However, recently, I’ve noticed that when I am teaching climbing skills or trying to improve my own skills, I tend to focus on weaknesses. I am very critical.

I wonder why, when I’m learning or teaching, my go-to is to be critical?

We improve the quickest when we work on our greatest weakness!

But is that true?

Is it true that we improve the quickest by focusing on our weakness?

Sure, we need to be aware of short-comings, but I wonder what would happen if our go-to attitude was one of recognizing strengths, appreciation, and support rather than “constructive feedback.”

I used to read the AAC Accidents of North American Mountaineering, believing that I could learn to avoid mistakes.

The problem is that hindsight is 20/20 but foresight is blurry.

The problem is also that when it comes to loss and broken hearts we can’t explain accidents. There is more at play, something much bigger than we can understand intellectually.

At any rate, I feel like we should be quicker to encourage than to criticize. Those who helped me see my strengths over the years were the most impactful to my life and my climbing.

With gratitude.

Fun | Or, “It Doesn’t Have to be Fun to be Fun.”

fun in the present moment watching sun-shadow line on approach to chandelle du tacul, chamonix, france

Fun in the present moment — watching the drama of the sun-shadow line play out on the approach to Chandelle du Tacul, Chamonix, France. ©Kitty Calhoun

“It doesn’t have to be fun to be fun.”

—Mark Twight, alpinist extraordinaire

When it comes to alpine climbing and mountaineering-style climbing objectives, one of the things you’ll learn about yourself is how much you can endure.

Tough conditions

like post-holing to your waist, sleep deprivation (check out Kitty’s Unplanned Bivouac story), heavy packs, and suboptimal weather will all test you.

When you go alpine climbing or mountaineering, you’ll find yourself immersed in the wild, miles away from the trailhead without a choice but to soldier on.

Ladies, you’ve got to put one foot in front of the other and keep marching!

Sound like fun?

To some, it’s not fun while they’re doing it. It only gets fun once they look back on the experience and realize how much they stretched themselves. Fun comes from having gone beyond perceived personal limits. Only in retrospect can some appreciate the amount of personal growth they’ve gained through a climb.

However, in my personal experience even more fun is possible by focusing on being in the moment. Trying to escape my current situation by wishing I were somewhere else, or complaining, just prolongs my personal suffer-fest.

I’ve found a better approach

is to focus on what the present offers: beautiful views, fresh mountain air, and the camaraderie of a shared experience with friends. Sometimes, it also helps to think of all the skills I’m learning that will take me on to bigger goals.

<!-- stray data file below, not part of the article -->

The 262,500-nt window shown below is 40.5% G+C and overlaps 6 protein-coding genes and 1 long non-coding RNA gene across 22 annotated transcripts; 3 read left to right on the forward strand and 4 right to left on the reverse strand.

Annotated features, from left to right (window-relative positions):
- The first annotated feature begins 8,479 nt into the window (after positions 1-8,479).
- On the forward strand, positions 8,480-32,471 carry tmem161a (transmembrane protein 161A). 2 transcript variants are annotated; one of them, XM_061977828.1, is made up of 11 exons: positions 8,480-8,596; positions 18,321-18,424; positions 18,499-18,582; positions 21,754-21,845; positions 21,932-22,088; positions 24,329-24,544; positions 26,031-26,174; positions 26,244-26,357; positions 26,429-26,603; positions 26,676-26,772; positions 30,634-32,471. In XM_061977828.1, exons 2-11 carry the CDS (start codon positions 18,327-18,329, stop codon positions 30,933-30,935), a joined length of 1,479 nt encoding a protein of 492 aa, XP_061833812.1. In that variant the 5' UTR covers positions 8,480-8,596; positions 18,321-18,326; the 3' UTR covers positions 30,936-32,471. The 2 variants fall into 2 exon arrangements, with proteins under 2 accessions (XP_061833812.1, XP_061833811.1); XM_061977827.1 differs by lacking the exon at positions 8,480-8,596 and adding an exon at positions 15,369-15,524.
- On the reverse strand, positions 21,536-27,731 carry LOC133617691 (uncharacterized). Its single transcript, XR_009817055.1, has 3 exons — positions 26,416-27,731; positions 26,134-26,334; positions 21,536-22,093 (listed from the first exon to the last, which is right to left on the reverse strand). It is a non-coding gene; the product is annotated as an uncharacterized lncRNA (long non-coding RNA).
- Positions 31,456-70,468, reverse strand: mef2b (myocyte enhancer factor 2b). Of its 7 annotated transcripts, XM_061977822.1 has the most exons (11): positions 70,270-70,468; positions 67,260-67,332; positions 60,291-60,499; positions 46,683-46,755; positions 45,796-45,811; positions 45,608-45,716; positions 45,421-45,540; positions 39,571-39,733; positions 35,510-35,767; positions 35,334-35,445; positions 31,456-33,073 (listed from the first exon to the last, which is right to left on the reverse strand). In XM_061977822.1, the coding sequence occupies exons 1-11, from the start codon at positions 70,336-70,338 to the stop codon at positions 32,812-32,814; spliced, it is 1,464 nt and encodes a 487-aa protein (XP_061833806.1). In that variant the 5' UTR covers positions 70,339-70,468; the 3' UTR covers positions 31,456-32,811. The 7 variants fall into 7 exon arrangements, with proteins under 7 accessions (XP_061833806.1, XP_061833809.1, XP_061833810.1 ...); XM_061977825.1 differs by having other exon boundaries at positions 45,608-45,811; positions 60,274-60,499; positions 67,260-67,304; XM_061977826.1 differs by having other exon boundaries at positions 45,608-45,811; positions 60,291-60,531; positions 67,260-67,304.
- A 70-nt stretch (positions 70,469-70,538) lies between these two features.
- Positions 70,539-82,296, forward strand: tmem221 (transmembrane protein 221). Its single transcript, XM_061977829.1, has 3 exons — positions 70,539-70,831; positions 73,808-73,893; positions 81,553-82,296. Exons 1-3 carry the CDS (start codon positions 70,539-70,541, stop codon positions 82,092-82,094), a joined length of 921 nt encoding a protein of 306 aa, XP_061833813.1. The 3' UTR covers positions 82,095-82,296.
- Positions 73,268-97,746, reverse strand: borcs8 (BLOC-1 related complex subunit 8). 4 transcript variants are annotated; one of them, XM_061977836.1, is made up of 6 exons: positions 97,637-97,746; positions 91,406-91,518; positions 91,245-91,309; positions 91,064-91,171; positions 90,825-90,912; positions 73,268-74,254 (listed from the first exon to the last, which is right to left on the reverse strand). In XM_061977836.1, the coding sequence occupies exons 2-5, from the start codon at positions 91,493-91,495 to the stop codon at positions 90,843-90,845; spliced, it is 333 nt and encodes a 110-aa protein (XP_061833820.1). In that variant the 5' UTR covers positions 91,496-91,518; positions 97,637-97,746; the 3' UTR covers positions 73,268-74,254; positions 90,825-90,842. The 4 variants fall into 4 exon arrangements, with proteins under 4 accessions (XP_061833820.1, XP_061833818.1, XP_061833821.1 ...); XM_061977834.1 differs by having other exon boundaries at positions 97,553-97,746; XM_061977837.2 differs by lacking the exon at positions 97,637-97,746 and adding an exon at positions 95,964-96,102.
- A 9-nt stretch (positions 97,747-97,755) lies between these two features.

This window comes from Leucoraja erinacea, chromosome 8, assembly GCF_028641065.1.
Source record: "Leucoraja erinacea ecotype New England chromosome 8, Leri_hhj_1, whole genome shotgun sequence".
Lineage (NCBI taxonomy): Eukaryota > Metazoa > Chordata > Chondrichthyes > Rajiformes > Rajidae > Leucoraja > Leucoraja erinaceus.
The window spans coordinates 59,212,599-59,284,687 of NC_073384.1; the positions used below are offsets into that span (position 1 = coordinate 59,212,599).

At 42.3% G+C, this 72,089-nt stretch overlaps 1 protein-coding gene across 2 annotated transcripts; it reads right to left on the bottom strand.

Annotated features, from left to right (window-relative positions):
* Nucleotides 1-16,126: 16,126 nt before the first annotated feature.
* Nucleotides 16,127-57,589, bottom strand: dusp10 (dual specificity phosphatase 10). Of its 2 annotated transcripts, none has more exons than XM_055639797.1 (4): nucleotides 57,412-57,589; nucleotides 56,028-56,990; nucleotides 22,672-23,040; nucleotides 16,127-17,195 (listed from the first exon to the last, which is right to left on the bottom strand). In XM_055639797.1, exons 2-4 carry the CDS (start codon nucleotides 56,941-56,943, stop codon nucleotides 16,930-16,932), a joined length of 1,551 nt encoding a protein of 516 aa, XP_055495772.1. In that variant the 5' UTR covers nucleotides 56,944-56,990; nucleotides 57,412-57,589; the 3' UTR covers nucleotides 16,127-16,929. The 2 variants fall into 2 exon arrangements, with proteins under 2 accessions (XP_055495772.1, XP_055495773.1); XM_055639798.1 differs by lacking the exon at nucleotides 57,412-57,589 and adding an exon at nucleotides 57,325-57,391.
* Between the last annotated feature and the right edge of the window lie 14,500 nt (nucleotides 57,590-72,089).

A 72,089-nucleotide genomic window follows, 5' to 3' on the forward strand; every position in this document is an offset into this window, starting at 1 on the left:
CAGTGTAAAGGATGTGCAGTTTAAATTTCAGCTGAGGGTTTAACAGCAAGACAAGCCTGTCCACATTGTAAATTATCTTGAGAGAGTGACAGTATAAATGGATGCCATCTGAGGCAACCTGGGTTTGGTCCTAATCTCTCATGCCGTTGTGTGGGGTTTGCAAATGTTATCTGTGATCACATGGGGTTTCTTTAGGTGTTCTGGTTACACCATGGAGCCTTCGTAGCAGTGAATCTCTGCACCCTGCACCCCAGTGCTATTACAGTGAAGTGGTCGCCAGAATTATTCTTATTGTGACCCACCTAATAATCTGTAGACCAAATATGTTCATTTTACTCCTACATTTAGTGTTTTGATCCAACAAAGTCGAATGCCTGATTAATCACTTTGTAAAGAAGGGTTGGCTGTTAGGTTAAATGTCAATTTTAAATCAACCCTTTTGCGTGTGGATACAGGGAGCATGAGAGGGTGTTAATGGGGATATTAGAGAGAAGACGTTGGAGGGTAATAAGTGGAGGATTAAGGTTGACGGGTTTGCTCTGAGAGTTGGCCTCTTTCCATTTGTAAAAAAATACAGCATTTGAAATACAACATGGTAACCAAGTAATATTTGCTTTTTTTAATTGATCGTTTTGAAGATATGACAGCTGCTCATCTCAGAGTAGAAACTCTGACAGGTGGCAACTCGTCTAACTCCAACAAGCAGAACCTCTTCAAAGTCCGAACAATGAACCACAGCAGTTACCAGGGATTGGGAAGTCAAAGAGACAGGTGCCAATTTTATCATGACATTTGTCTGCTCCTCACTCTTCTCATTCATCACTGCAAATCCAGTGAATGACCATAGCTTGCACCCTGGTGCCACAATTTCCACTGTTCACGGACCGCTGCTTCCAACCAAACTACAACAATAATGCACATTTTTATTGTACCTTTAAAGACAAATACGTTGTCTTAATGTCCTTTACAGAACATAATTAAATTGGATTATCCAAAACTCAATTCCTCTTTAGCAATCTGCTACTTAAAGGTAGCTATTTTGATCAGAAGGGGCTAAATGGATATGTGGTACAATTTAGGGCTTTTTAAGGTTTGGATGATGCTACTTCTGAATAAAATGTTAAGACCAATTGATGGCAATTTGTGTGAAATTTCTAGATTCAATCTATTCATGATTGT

If you’re a rock climber or a blossoming mountaineer and you’re looking for the next step in your personal progression as a climber, consider joining our Mt Baker, Washington trip. Mount Baker is a great introduction to climbing glaciated mountain summits. You’ll also learn the skills you need to camp, climb, and travel on snow.

If you’re more of a multi-pitch rock climber at heart, kick things up a notch on our Chamonix trip. The alpine rock routes in the French Alps are fantastic. Alpine climbing in Chamonix is world class with lift-based access to some of the highest peaks in Europe. Quaint French villages, delicious food and wine every evening and all under the wing of experienced and fully certified AMGA Chick Guides.

Now that sounds like fun!

Elaina

Gigantic – Step from Skiing to Climbing

Where skiing meets climbing. A view of the Matterhorn from the Haute Route.

Where skiing meets climbing. A view of the Matterhorn from the Haute Route.

Hello everyone, it’s Karen here checking in about the gigantic step from skiing to climbing.

This year I’m spending the spring in the Alps guiding the Haute Route. The Haute Route is a week-long, high-alpine ski tour that starts in Chamonix, France and ends in Zermatt, Switzerland. Along the way, we spend the night in mountain huts and traverse across big glaciers and high peaks all day.

On Friday, my friend and co-guide, Caro North and I finished a Haute Route tour late in the evening. The next day we drove back from Zermatt towards Chamonix to start another Haute Route tour. Along the way we stopped at a local climbing crag.

I felt like a beginner.

Basking in the spring sun, warm rock under my fingertips, I felt happy.

I also felt like a beginner climber again.

Slowly and carefully, I explored the rock features. The footholds were so small and hard to see! Yet piecing the sequences together exhilarated me.

After our climbing session (which did not take very long to get to!), we continued to Chamonix.

Changing seasons can be painful.

Driving along, I got to thinking that changing seasons can be painful. I think it has to do with change being hard in general. Change often requires pushing yourself to take a step. It might be a different step, a next step, or a huge step. In this case, it is the step from one activity to another, the step from skiing to climbing.

For me, stepping into rock shoes instead of ski boots always feels like a gigantic step.

And every spring, I try to figure out ways to make that step feel smaller and more manageable.

This time I had an advantage because I had Caro.

Not only did I have a good friend to hang out with. In Caro, I had a super strong rope gun.

Watching Caro lead up the climbs helped me figure out the moves when it was my turn to climb. Somehow mirroring Caro was part of the exhilaration I felt when I finally did the moves for myself, and it made me realize how important it is to have good partners.

So, if stepping from ski boots to rock shoes feels gigantic for you too, then here are my top tips to help this change feel less huge for you this season:

Easy Transition from Skiing to Rock Climbing

  1. Climb with fun partners that you can trust and emulate.
  2. Stick to the easier routes. Seriously! Only do easy routes.
  3. Stop before your arms turn to spaghetti.
  4. Don’t set your expectations too high.
  5. Don’t define success by how hard you climbed.
  6. Define success instead by feelings of fun and exhilaration.

The first day of rock climbing season should leave you with a smile on your face as you crack open the door to rock climbing season just a tiny bit.